Sadly – I suspect the conclusions of the study are probably correct, even if their methodology is flawed. It would be nice to see someone duplicate the study with real scientific method and controls…

  16. paul beard says:

    I interpreted this “study” as showing that there are users who can and do make choices and some who don’t. I’ll accept that there are some who don’t want to or are afraid to tinker with the Sacred Computer Thingie and they are running IE 6 with Windows 2000 or something equally horrible. It’s easy to say that something using such an old system is dumb but maybe they’re afraid to change anything, insecure in their ability to fix if it breaks, or just don’t care. One could assign the blame to designers/engineers who make things hard to change or imply that “there are no user-serviceable parts inside.” 

  17. marvmartian says:

    The Bell Curve can be dismissed out-of-hand because it takes seriously the scores accumulated by group IQ testing.  Group testing has been shown to have zero repeat validity; in other words, the “IQ” score from a group test is worthless.  Compiling these meaningless scores together into a meta-analysis, as the authors do, is nothing more than garbage-in, garbage-out.

    That having been said, however, IQ (as tested in a one-on-one setting by an experienced examiner) is our best and only measure of general intelligence.  It correlates with almost every other measure of excellence that we have.  The disturbing fact is that most of the population scores so poorly on IQ tests. 

    This is not necessarily disturbing news to some.  As John Stuart Mill said, in a letter to the Conservative MP, John Pakington, in March 1866: “I never meant to say that the Conservatives are generally stupid. I
    meant to say that stupid people are generally Conservative. I believe
    that is so obviously and universally admitted a principle that I hardly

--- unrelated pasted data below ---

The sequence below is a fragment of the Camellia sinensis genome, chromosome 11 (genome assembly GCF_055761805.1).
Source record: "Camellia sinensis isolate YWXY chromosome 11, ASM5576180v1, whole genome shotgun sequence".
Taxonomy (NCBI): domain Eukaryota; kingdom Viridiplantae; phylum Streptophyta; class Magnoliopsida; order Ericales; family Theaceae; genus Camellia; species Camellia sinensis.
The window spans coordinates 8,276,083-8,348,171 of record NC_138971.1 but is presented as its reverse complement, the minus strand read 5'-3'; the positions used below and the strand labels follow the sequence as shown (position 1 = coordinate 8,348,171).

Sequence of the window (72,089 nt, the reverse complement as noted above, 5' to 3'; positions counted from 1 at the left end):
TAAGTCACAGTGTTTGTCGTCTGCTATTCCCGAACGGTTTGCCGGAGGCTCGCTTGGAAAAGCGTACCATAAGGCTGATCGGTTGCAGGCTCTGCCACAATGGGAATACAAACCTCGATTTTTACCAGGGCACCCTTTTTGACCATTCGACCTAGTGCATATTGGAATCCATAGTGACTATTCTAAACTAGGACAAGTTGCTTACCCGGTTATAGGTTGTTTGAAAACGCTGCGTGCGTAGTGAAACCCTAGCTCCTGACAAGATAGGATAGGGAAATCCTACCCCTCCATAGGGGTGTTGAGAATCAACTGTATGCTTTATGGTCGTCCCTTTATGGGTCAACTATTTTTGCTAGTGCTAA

think any gentleman will deny it.”

  18. Antinous / Moderator says:

    If your IQ score is your sole positive personal indicator, it seems only natural to defend it.

  19. Jonathan Badger says:

    The problem is that for many people outside science, things like IQ and the genetic heritability of intelligence have become political footballs. The Left denies them and the Right embraces them, and both mostly from reading biased popular books like ‘Mismeasure of Man’ or ‘The Bell Curve’ (generally praising whichever one that dovetails with their preconceived notions on the topic and damning the other).

    While there are current scientific investigations on both topics, they are essentially completely disjoint from the political battle.

  20. Jay Stephens says:

    I want to second all those basically saying “Don’t make this a false dichotomy – IQ tests are only a proxy for intelligence, but they’re the best proxy we currently have.”

    I find it helpful to turn the question around like this:

    1. Are IQ tests socially constructed by people with inherent biases? Yes.
    2. Is the society we live in partly socially constructed by people with inherent biases? Yes.
    3. Do IQ tests objectively correlate very well with life success (not ending up in an asylum, long happy relationships rather than broken homes etc)? Yes.